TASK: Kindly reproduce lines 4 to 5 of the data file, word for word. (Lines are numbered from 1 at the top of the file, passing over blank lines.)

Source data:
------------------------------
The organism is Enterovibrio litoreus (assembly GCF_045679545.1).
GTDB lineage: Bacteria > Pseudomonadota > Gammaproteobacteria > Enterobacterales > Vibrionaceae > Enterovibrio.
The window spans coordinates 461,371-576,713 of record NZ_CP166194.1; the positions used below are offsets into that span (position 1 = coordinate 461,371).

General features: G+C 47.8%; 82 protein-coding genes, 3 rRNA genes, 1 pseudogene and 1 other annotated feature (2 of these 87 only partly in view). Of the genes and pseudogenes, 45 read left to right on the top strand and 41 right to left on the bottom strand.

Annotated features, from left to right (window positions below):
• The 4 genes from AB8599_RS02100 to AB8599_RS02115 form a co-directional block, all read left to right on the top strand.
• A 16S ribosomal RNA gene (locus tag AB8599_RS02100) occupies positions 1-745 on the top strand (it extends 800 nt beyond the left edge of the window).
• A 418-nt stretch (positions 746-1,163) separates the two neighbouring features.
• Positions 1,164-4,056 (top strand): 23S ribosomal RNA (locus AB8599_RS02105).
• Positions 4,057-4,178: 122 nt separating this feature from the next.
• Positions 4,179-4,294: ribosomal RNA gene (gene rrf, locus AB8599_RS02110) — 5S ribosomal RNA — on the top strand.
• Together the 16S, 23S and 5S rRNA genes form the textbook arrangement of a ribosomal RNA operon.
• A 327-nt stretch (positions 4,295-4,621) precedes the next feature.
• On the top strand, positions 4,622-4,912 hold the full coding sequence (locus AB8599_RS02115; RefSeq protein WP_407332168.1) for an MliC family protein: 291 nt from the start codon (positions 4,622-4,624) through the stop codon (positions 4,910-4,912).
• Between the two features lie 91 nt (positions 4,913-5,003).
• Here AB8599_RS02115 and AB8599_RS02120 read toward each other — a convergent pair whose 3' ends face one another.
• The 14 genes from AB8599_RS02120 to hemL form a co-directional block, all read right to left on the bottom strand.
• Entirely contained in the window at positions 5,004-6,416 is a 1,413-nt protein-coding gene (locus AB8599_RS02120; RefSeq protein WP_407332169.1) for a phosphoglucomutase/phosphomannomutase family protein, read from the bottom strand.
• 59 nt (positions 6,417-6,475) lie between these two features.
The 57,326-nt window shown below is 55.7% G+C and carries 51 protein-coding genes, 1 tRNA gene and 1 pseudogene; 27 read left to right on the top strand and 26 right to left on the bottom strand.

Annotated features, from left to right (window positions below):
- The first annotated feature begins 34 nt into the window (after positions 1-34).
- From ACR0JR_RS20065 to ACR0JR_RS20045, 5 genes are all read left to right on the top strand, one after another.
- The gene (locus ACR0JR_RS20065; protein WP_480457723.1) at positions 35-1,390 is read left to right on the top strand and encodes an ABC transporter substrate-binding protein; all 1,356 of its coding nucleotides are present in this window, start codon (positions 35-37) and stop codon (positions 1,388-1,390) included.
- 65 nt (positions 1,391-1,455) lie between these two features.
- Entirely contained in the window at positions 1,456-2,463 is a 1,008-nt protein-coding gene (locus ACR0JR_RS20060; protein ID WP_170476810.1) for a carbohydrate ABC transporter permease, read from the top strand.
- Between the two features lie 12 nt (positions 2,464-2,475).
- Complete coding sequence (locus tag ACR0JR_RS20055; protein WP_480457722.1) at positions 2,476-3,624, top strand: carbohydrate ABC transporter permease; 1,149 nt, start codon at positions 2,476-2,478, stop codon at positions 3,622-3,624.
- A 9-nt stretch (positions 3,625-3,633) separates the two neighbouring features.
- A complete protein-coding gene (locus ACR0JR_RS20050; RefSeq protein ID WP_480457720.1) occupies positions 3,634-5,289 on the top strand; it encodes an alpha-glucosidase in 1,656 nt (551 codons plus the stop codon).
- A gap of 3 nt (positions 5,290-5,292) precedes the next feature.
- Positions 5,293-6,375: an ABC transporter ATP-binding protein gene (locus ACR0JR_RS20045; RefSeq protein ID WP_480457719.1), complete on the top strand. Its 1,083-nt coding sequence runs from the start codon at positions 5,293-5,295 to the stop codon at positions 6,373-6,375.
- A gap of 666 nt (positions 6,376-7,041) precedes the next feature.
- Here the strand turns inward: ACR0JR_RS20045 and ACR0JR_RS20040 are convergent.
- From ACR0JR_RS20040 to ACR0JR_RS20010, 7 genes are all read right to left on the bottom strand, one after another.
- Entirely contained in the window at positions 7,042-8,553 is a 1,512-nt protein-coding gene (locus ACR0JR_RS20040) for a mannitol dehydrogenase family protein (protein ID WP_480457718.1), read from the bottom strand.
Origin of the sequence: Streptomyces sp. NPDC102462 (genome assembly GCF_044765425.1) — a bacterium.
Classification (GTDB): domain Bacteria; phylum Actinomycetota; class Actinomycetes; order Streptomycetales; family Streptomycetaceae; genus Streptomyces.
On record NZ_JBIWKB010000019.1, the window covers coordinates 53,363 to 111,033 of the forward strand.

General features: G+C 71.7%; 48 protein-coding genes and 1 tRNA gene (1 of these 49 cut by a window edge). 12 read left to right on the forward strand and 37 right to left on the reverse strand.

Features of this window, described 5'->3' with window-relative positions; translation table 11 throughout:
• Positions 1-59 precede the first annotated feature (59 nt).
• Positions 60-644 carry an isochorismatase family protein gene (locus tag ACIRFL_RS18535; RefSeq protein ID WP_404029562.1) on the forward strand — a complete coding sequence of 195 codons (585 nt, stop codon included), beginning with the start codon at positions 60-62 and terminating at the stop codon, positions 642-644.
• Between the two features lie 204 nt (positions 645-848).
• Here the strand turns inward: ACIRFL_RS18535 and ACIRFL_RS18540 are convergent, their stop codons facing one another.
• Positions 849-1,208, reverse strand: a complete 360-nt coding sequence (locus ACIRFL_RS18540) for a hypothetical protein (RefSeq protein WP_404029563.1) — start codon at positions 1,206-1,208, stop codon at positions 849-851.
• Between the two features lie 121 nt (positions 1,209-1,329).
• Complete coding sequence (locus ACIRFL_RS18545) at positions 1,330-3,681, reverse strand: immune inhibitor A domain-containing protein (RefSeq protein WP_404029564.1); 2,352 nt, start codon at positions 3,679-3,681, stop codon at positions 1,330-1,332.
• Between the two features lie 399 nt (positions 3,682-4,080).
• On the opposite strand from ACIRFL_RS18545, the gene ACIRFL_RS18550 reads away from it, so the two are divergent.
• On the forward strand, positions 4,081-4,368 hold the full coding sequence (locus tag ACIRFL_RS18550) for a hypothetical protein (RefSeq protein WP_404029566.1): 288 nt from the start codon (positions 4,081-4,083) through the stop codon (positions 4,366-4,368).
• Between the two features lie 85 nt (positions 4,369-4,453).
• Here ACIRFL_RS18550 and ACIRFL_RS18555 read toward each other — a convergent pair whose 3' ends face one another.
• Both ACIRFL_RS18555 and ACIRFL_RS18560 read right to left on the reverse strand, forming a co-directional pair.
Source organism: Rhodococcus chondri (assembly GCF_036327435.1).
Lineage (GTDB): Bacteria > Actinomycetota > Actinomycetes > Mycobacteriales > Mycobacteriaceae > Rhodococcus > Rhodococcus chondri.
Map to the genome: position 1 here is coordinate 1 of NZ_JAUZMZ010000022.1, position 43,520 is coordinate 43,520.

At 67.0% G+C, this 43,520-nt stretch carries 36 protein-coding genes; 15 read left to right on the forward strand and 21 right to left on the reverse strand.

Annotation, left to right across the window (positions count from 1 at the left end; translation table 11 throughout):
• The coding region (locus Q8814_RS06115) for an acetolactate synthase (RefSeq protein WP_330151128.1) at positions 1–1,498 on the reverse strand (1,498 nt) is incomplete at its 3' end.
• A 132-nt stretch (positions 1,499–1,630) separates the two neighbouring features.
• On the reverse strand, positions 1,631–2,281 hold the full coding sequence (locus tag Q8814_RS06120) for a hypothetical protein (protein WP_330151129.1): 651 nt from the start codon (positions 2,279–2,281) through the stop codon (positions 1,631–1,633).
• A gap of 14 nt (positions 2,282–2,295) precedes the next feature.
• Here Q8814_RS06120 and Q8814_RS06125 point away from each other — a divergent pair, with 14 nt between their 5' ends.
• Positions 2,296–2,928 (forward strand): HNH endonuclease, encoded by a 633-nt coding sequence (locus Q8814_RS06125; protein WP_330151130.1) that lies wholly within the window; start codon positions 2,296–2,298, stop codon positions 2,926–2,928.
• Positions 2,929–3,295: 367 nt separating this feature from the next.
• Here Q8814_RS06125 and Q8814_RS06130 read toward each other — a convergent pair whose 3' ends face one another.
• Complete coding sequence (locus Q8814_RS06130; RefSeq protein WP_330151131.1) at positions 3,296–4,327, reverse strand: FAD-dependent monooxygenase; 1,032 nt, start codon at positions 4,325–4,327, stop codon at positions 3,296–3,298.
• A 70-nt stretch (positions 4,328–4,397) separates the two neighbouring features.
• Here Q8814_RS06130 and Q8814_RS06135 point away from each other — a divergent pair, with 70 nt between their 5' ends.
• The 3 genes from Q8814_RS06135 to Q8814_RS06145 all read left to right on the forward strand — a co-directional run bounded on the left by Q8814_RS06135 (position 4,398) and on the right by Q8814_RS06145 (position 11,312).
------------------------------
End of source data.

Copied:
General features: G+C 47.8%; 82 protein-coding genes, 3 rRNA genes, 1 pseudogene and 1 other annotated feature (2 of these 87 only partly in view). Of the genes and pseudogenes, 45 read left to right on the top strand and 41 right to left on the bottom strand.

Annotated features, from left to right (window positions below):